HBO aired today its brand new fantasy show Game of Thrones, an action drama starring Sean Bean of the Lord of the Rings fame. Clocking in at a little over an hour, the series’ premise is kingdom strife with political instability and intrigue; and aside from a well done intro sequence suggesting some fantastical elements, little else.  Overall well done acting and costume design is marred by an uninteresting plot, predictable characters, and blatant sexism and racism.

Although billed as a fantasy drama, the first Game of Thrones episode spends much of its time introducing as many fairly mundane characters as possible without giving us a reason to really care about too many of them.  In fact Showtime’s The Borgias, another medieval era drama, chronicles the rise of the very real Borgias family to the papacy (pope-hood) of Rome, and features more action than Game of Thrones, a show with burly men with over-sized wolf pelt coats.

The show seems to follow Ned Stark, played by Sean Bean, and his invitation to serve the king of the land as his right hand man.  His two sons and wife must deal with his decision and their place in it – whatever it may turn out to be.  Other Characters include a brother, Prince Viserys Targaryen III, and sister, Princess Daenerys, who are estranged from their homeland and must amass an army through a political marriage to reclaim their lost Kingdom. So it stands to reason that this must be facilitated through a union with a stereotypical savage – read minority – and essentially involving rape. It  can potentially sour some of the appeal of the show to certain people.  The sexualization of women doesn’t come off as a historical detail as it does in The Borgias, but as a strong attempt to sell sex to a largely male demographic. It’s all very confusing to boot.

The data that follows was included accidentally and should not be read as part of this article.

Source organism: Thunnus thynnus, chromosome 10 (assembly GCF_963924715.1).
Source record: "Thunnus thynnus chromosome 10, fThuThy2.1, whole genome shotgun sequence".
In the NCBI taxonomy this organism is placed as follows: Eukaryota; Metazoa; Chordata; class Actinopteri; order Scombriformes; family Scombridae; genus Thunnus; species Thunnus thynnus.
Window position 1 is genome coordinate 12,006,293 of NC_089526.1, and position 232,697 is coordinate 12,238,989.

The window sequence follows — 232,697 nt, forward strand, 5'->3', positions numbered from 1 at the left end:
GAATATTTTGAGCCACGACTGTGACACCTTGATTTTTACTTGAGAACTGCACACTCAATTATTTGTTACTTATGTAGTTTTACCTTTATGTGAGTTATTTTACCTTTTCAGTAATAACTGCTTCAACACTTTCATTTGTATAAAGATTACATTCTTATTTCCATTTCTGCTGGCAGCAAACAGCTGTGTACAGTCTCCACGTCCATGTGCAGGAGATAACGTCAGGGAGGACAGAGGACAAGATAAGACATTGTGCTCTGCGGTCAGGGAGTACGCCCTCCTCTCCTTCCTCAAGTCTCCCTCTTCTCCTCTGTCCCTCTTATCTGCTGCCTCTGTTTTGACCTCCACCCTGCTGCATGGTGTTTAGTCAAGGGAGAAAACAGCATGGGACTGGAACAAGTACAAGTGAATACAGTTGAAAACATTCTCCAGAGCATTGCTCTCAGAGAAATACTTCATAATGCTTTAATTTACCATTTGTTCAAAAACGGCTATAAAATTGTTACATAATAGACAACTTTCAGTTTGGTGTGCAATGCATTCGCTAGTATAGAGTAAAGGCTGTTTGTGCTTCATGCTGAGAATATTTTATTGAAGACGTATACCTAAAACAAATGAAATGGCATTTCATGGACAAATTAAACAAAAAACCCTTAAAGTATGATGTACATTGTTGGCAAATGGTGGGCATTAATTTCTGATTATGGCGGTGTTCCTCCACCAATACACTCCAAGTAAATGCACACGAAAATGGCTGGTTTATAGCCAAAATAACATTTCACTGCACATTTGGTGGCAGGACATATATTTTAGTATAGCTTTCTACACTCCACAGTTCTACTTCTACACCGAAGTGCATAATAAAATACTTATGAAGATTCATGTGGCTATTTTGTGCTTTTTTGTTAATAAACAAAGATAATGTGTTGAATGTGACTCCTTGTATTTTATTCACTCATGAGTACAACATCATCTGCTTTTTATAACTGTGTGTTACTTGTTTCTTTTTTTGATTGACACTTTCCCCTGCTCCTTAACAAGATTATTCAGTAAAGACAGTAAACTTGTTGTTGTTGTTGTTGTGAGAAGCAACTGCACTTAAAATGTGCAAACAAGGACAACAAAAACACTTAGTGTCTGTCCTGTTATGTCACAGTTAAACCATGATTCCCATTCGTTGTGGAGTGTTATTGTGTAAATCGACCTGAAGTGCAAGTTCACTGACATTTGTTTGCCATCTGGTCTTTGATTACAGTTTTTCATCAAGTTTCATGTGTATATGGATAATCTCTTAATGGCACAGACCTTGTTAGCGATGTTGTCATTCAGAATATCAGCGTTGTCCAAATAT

The issues mentioned so far sour the experience but don’t  make the show completely unwatchable.  There are several great moments which immerse you into the world and give a sense of what life is like in the different kingdoms of the world, even if some of it is based on stereotypes.   If the show can capitalize on some of these nuances, bring more of the excellent visuals, and make us truly care about it’s characters then the show would be better for it.

Of all the recent hit dramas including Dexter, Mad Men, Breaking Bad, The Walking Dead and The Borgias, Game of Thrones had the weakest pilot episode.  If you’re a fantasy fan it may be worth checking out, just don’t expect the rest of the Lord of the Rings crew to join Boromir.  If not, then the show is probably a pass as the characters can’t seem to hold the weight of the premise of a ‘realistic’ high fantasy setting enough to really be cerebral and provocative.  Then again, who knows, the show may catch its stride at some point.